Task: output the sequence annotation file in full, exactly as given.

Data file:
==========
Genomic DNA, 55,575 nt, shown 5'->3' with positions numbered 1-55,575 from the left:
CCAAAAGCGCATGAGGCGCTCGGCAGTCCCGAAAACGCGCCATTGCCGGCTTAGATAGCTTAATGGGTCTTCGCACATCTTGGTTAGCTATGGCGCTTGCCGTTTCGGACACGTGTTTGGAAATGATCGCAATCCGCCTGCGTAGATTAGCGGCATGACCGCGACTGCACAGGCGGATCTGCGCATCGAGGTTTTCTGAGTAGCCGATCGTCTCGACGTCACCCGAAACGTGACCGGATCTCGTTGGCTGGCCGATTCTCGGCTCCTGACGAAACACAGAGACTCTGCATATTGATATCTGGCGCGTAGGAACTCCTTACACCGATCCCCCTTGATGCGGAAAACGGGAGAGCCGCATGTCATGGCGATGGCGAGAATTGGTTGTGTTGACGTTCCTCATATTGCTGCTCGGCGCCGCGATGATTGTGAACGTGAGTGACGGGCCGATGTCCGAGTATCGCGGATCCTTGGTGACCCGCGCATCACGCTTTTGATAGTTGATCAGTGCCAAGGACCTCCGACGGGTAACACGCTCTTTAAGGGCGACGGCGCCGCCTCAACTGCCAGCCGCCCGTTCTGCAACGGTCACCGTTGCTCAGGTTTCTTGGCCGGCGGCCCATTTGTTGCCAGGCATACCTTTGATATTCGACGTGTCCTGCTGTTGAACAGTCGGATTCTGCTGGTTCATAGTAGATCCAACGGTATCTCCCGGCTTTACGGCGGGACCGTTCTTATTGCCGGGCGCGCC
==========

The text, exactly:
Genomic DNA, 55,575 nt, shown 5'->3' with positions numbered 1-55,575 from the left:
CCAAAAGCGCATGAGGCGCTCGGCAGTCCCGAAAACGCGCCATTGCCGGCTTAGATAGCTTAATGGGTCTTCGCACATCTTGGTTAGCTATGGCGCTTGCCGTTTCGGACACGTGTTTGGAAATGATCGCAATCCGCCTGCGTAGATTAGCGGCATGACCGCGACTGCACAGGCGGATCTGCGCATCGAGGTTTTCTGAGTAGCCGATCGTCTCGACGTCACCCGAAACGTGACCGGATCTCGTTGGCTGGCCGATTCTCGGCTCCTGACGAAACACAGAGACTCTGCATATTGATATCTGGCGCGTAGGAACTCCTTACACCGATCCCCCTTGATGCGGAAAACGGGAGAGCCGCATGTCATGGCGATGGCGAGAATTGGTTGTGTTGACGTTCCTCATATTGCTGCTCGGCGCCGCGATGATTGTGAACGTGAGTGACGGGCCGATGTCCGAGTATCGCGGATCCTTGGTGACCCGCGCATCACGCTTTTGATAGTTGATCAGTGCCAAGGACCTCCGACGGGTAACACGCTCTTTAAGGGCGACGGCGCCGCCTCAACTGCCAGCCGCCCGTTCTGCAACGGTCACCGTTGCTCAGGTTTCTTGGCCGGCGGCCCATTTGTTGCCAGGCATACCTTTGATATTCGACGTGTCCTGCTGTTGAACAGTCGGATTCTGCTGGTTCATAGTAGATCCAACGGTATCTCCCGGCTTTACGGCGGGACCGTTCTTATTGCCGGGCGCGCC